Hugo Awards: Best Novelette (2nd contender)

Next in the novelette category is “Fields of Gold” by Rachel Swirsky, published in Eclipse Four (Night Shade Books). Read it here.

Imagining an afterlife as a story device has a long — very long — history. What do the dead do, what should they do, what can they do? Simply exist as sad shades? Endure punishment for wickedness, receive reward for the good they performed? Lament their squandered lives? In treating the subject of death and afterlife, an author almost perforce reveals a part of his or her view of human purpose and responsibility.

Swirsky depicts a tacky afterlife where the newly deceased are welcomed with a party, complete with confetti, party hats, noisemakers, and free-flowing booze. In this case, the deceased is a 34-year-old man named Dennis, who has just died in a diabetic coma. So, now what? Uncle Ed explains: “Hop from party to party… Get together with a girl and play house until the continents collide. Whatever you want.”

But wait, there is an important problem being set up in this story: Dennis was murdered, sort of, by his wife, who didn’t stop him when she saw him messing up his insulin and taking a sleeping pill. She even helped him open the pill bottle when he was too drunk to get it open himself, and watches him take the pill, knowing he is likely to die.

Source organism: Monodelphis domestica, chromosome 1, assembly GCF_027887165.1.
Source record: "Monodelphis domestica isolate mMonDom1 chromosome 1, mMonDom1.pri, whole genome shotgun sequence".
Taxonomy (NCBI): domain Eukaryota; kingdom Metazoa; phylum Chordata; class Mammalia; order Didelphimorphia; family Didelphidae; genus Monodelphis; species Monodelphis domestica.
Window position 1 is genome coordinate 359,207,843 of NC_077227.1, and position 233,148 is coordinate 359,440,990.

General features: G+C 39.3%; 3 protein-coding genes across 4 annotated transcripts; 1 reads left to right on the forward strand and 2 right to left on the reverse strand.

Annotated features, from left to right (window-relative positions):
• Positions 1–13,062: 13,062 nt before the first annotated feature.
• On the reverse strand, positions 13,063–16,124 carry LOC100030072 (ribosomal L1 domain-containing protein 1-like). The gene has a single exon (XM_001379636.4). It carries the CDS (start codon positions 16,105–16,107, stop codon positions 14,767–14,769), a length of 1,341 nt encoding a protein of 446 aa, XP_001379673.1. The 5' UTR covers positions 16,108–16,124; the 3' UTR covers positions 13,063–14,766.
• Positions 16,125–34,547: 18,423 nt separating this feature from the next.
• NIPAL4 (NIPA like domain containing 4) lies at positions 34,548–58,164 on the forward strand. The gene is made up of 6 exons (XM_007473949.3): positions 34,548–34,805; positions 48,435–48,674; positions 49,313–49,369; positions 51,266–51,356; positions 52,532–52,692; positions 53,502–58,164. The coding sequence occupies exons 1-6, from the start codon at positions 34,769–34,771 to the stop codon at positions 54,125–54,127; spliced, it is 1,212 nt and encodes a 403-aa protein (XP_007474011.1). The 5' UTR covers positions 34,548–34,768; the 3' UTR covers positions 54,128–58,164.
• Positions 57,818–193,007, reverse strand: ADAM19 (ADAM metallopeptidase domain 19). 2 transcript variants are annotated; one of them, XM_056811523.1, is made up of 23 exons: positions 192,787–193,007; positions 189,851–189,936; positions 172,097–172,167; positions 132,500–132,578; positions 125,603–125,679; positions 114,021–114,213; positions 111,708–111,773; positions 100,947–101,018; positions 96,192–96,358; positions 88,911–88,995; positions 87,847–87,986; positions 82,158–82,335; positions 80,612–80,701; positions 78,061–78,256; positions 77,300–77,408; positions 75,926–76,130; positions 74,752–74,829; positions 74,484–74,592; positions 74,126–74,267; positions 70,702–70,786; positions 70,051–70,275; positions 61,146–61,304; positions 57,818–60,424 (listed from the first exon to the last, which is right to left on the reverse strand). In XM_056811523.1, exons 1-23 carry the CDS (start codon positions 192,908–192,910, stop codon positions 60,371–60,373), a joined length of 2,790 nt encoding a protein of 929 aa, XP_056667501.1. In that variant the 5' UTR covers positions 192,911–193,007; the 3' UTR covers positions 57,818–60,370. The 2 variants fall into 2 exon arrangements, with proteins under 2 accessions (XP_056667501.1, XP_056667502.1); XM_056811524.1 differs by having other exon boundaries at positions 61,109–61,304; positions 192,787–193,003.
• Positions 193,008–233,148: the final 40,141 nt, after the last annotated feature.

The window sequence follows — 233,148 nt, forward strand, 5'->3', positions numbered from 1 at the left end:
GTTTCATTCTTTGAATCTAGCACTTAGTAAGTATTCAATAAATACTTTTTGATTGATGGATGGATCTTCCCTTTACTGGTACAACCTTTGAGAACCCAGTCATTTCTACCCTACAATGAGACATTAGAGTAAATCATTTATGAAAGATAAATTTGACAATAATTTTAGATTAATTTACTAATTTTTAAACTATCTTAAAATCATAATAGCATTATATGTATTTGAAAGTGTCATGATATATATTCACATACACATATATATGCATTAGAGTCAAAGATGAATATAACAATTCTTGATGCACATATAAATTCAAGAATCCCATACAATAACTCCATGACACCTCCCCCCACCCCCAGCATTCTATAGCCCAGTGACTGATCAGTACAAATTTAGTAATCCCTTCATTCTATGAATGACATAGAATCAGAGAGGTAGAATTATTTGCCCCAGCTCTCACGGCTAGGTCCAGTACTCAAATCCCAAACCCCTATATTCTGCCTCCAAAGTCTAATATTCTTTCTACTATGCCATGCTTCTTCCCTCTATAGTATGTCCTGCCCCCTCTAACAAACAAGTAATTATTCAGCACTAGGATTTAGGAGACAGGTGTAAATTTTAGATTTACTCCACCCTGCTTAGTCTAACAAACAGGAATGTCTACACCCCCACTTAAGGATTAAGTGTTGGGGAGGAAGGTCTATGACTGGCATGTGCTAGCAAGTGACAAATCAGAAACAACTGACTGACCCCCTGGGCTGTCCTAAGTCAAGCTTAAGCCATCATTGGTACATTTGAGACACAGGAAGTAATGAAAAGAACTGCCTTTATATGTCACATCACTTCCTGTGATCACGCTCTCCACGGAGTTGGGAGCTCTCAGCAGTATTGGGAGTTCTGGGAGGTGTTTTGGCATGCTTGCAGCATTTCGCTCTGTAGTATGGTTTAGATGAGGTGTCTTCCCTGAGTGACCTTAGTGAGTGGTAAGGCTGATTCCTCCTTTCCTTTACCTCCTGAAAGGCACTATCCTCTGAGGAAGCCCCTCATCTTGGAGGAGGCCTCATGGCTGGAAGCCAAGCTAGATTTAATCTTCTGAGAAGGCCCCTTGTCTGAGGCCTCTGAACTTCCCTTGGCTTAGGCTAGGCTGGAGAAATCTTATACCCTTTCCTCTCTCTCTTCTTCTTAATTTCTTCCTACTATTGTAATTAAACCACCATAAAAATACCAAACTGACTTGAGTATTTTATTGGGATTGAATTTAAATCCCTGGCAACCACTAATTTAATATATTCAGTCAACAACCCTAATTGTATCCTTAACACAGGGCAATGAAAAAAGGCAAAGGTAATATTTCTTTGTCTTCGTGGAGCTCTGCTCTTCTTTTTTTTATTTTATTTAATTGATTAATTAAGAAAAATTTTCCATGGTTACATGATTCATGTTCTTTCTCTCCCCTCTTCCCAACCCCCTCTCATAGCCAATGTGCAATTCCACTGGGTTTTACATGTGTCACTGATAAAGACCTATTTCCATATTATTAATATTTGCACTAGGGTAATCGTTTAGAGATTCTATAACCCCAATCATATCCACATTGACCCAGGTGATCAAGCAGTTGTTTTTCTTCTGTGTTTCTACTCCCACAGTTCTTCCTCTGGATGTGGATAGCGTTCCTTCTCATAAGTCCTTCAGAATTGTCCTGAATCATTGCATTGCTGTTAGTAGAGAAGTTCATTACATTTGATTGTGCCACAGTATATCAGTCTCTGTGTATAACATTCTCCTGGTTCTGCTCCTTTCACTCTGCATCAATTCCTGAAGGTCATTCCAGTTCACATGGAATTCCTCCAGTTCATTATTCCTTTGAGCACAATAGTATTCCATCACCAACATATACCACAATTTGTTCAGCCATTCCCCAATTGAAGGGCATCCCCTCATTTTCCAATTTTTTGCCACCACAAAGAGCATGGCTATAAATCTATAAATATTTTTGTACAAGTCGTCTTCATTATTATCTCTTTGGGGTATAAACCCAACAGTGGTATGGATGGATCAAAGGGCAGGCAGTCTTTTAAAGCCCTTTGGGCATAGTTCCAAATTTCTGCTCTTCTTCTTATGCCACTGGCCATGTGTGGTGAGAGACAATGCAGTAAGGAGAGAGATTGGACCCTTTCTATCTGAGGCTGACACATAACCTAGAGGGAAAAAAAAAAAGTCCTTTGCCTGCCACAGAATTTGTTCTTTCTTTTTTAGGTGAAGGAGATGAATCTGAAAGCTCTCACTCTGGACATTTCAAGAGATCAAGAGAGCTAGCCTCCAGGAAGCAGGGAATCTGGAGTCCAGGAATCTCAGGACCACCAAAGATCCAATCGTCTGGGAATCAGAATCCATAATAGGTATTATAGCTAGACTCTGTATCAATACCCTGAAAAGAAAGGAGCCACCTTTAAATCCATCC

Which he does. She dies, too, soon after. She arrives at the same afterlife. She gets her party. There is a little tut-tutting concerning her misdeed, but whatever. The point appears to be achieving self-knowledge. She is sorry for what she did, and realizes that she doesn’t want to be with Dennis anymore.

Dennis receives a rebuke from Uncle Ed about how he conducted his life: “Not only wouldn’t you stir yourself to make a starving man a sandwich, but you’d have waited for him to bring you one before you stirred yourself to eat.” Upon hearing this, Dennis suddenly achieves a self-understanding: “I just wanted someone to take care of me… I guess I wanted to stay a kid.” And what he does with this self-understanding is — he regresses to eleven years old and goes off to play with his favorite cousin in a fadeout of two children running through fields of grass with their hair blowing behind them.

Enough people found this story satisfying to get it on the Hugo ballot, but it leaves me unmoved. Whether it’s read as drama or comedy (and I think it attempts to be partly both), the story tries to sell readers on the idea that running off to play is the happy culmination, or even salvation, of a human life that couldn’t be bothered to help others or even himself. How many people are buying that?

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